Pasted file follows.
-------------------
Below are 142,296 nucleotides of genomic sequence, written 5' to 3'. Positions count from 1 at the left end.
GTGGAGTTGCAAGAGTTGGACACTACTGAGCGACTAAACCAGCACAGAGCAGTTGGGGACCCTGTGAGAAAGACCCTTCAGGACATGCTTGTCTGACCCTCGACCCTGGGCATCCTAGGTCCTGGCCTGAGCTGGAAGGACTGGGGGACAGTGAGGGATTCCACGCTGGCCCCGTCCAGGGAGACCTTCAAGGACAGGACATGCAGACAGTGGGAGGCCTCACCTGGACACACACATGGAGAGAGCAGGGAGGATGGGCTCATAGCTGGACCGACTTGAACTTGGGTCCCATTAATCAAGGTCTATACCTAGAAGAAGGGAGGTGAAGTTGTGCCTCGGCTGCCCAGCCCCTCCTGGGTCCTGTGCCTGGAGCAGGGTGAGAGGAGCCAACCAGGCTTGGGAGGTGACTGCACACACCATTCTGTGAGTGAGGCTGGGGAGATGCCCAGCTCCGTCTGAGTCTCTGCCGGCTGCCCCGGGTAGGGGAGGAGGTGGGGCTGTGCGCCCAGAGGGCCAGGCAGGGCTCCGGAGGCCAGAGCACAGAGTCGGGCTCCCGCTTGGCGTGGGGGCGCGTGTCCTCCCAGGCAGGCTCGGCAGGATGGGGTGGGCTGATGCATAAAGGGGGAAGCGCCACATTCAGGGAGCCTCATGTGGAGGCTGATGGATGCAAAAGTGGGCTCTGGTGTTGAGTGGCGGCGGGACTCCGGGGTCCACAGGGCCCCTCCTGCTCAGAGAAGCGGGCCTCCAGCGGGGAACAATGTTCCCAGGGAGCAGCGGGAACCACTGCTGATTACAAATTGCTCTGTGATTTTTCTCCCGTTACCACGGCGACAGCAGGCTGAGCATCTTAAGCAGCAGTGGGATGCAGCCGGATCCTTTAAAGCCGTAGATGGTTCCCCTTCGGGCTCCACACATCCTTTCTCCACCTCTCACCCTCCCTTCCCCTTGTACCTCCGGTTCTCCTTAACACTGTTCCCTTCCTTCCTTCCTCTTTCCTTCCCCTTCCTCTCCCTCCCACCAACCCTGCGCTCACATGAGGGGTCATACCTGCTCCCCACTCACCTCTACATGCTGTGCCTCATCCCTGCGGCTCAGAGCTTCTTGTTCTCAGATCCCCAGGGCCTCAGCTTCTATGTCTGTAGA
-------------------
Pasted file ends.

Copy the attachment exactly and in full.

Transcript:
Below are 142,296 nucleotides of genomic sequence, written 5' to 3'. Positions count from 1 at the left end.
GTGGAGTTGCAAGAGTTGGACACTACTGAGCGACTAAACCAGCACAGAGCAGTTGGGGACCCTGTGAGAAAGACCCTTCAGGACATGCTTGTCTGACCCTCGACCCTGGGCATCCTAGGTCCTGGCCTGAGCTGGAAGGACTGGGGGACAGTGAGGGATTCCACGCTGGCCCCGTCCAGGGAGACCTTCAAGGACAGGACATGCAGACAGTGGGAGGCCTCACCTGGACACACACATGGAGAGAGCAGGGAGGATGGGCTCATAGCTGGACCGACTTGAACTTGGGTCCCATTAATCAAGGTCTATACCTAGAAGAAGGGAGGTGAAGTTGTGCCTCGGCTGCCCAGCCCCTCCTGGGTCCTGTGCCTGGAGCAGGGTGAGAGGAGCCAACCAGGCTTGGGAGGTGACTGCACACACCATTCTGTGAGTGAGGCTGGGGAGATGCCCAGCTCCGTCTGAGTCTCTGCCGGCTGCCCCGGGTAGGGGAGGAGGTGGGGCTGTGCGCCCAGAGGGCCAGGCAGGGCTCCGGAGGCCAGAGCACAGAGTCGGGCTCCCGCTTGGCGTGGGGGCGCGTGTCCTCCCAGGCAGGCTCGGCAGGATGGGGTGGGCTGATGCATAAAGGGGGAAGCGCCACATTCAGGGAGCCTCATGTGGAGGCTGATGGATGCAAAAGTGGGCTCTGGTGTTGAGTGGCGGCGGGACTCCGGGGTCCACAGGGCCCCTCCTGCTCAGAGAAGCGGGCCTCCAGCGGGGAACAATGTTCCCAGGGAGCAGCGGGAACCACTGCTGATTACAAATTGCTCTGTGATTTTTCTCCCGTTACCACGGCGACAGCAGGCTGAGCATCTTAAGCAGCAGTGGGATGCAGCCGGATCCTTTAAAGCCGTAGATGGTTCCCCTTCGGGCTCCACACATCCTTTCTCCACCTCTCACCCTCCCTTCCCCTTGTACCTCCGGTTCTCCTTAACACTGTTCCCTTCCTTCCTTCCTCTTTCCTTCCCCTTCCTCTCCCTCCCACCAACCCTGCGCTCACATGAGGGGTCATACCTGCTCCCCACTCACCTCTACATGCTGTGCCTCATCCCTGCGGCTCAGAGCTTCTTGTTCTCAGATCCCCAGGGCCTCAGCTTCTATGTCTGTAGA